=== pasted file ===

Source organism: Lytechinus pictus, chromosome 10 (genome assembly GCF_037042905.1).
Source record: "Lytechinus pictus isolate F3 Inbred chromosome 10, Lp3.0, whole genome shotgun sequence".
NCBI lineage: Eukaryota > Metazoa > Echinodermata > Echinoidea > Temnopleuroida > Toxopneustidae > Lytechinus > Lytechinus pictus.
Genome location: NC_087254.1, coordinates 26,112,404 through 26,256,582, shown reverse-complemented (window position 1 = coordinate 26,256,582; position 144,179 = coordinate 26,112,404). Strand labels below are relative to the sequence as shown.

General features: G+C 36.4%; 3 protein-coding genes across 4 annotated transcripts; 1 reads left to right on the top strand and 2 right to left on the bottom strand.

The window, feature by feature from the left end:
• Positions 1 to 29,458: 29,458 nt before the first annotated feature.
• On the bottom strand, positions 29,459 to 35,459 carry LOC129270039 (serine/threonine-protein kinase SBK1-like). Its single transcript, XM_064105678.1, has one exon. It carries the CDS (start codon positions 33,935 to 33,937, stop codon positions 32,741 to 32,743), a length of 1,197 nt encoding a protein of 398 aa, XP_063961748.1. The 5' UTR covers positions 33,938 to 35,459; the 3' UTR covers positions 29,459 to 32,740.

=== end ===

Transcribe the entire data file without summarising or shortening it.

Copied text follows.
Source organism: Lytechinus pictus, chromosome 10 (genome assembly GCF_037042905.1).
Source record: "Lytechinus pictus isolate F3 Inbred chromosome 10, Lp3.0, whole genome shotgun sequence".
NCBI lineage: Eukaryota > Metazoa > Echinodermata > Echinoidea > Temnopleuroida > Toxopneustidae > Lytechinus > Lytechinus pictus.
Genome location: NC_087254.1, coordinates 26,112,404 through 26,256,582, shown reverse-complemented (window position 1 = coordinate 26,256,582; position 144,179 = coordinate 26,112,404). Strand labels below are relative to the sequence as shown.

General features: G+C 36.4%; 3 protein-coding genes across 4 annotated transcripts; 1 reads left to right on the top strand and 2 right to left on the bottom strand.

The window, feature by feature from the left end:
• Positions 1 to 29,458: 29,458 nt before the first annotated feature.
• On the bottom strand, positions 29,459 to 35,459 carry LOC129270039 (serine/threonine-protein kinase SBK1-like). Its single transcript, XM_064105678.1, has one exon. It carries the CDS (start codon positions 33,935 to 33,937, stop codon positions 32,741 to 32,743), a length of 1,197 nt encoding a protein of 398 aa, XP_063961748.1. The 5' UTR covers positions 33,938 to 35,459; the 3' UTR covers positions 29,459 to 32,740.